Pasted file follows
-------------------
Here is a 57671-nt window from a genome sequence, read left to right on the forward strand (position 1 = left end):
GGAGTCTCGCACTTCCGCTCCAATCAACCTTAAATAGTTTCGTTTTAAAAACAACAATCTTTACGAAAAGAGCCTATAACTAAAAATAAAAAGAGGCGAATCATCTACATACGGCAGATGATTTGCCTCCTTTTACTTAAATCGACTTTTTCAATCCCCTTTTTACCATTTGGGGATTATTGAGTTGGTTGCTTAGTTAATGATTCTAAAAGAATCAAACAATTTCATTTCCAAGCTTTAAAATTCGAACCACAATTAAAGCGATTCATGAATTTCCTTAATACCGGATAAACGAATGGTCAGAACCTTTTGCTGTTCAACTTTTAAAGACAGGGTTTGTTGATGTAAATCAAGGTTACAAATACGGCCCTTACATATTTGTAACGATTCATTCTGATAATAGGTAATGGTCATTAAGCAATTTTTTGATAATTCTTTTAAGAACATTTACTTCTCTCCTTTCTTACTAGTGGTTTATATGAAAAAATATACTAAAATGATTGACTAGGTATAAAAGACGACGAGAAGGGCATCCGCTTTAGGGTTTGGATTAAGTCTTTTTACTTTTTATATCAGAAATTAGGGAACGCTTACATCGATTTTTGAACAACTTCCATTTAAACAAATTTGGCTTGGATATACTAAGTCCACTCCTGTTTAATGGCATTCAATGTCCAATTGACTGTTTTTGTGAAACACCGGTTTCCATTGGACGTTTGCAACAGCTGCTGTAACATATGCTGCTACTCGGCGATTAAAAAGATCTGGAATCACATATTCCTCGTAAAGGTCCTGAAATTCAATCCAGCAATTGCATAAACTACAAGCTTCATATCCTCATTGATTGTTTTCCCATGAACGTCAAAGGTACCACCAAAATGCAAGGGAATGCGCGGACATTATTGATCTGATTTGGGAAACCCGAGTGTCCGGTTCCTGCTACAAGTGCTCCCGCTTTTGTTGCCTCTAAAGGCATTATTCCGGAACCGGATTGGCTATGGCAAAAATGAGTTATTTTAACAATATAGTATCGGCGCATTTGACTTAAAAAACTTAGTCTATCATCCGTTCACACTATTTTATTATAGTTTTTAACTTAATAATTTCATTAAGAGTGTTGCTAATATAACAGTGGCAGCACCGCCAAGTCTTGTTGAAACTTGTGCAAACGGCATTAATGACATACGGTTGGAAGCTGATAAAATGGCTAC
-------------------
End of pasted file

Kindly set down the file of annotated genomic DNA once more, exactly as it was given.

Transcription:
Here is a 57671-nt window from a genome sequence, read left to right on the forward strand (position 1 = left end):
GGAGTCTCGCACTTCCGCTCCAATCAACCTTAAATAGTTTCGTTTTAAAAACAACAATCTTTACGAAAAGAGCCTATAACTAAAAATAAAAAGAGGCGAATCATCTACATACGGCAGATGATTTGCCTCCTTTTACTTAAATCGACTTTTTCAATCCCCTTTTTACCATTTGGGGATTATTGAGTTGGTTGCTTAGTTAATGATTCTAAAAGAATCAAACAATTTCATTTCCAAGCTTTAAAATTCGAACCACAATTAAAGCGATTCATGAATTTCCTTAATACCGGATAAACGAATGGTCAGAACCTTTTGCTGTTCAACTTTTAAAGACAGGGTTTGTTGATGTAAATCAAGGTTACAAATACGGCCCTTACATATTTGTAACGATTCATTCTGATAATAGGTAATGGTCATTAAGCAATTTTTTGATAATTCTTTTAAGAACATTTACTTCTCTCCTTTCTTACTAGTGGTTTATATGAAAAAATATACTAAAATGATTGACTAGGTATAAAAGACGACGAGAAGGGCATCCGCTTTAGGGTTTGGATTAAGTCTTTTTACTTTTTATATCAGAAATTAGGGAACGCTTACATCGATTTTTGAACAACTTCCATTTAAACAAATTTGGCTTGGATATACTAAGTCCACTCCTGTTTAATGGCATTCAATGTCCAATTGACTGTTTTTGTGAAACACCGGTTTCCATTGGACGTTTGCAACAGCTGCTGTAACATATGCTGCTACTCGGCGATTAAAAAGATCTGGAATCACATATTCCTCGTAAAGGTCCTGAAATTCAATCCAGCAATTGCATAAACTACAAGCTTCATATCCTCATTGATTGTTTTCCCATGAACGTCAAAGGTACCACCAAAATGCAAGGGAATGCGCGGACATTATTGATCTGATTTGGGAAACCCGAGTGTCCGGTTCCTGCTACAAGTGCTCCCGCTTTTGTTGCCTCTAAAGGCATTATTCCGGAACCGGATTGGCTATGGCAAAAATGAGTTATTTTAACAATATAGTATCGGCGCATTTGACTTAAAAAACTTAGTCTATCATCCGTTCACACTATTTTATTATAGTTTTTAACTTAATAATTTCATTAAGAGTGTTGCTAATATAACAGTGGCAGCACCGCCAAGTCTTGTTGAAACTTGTGCAAACGGCATTAATGACATACGGTTGGAAGCTGATAAAATGGCTAC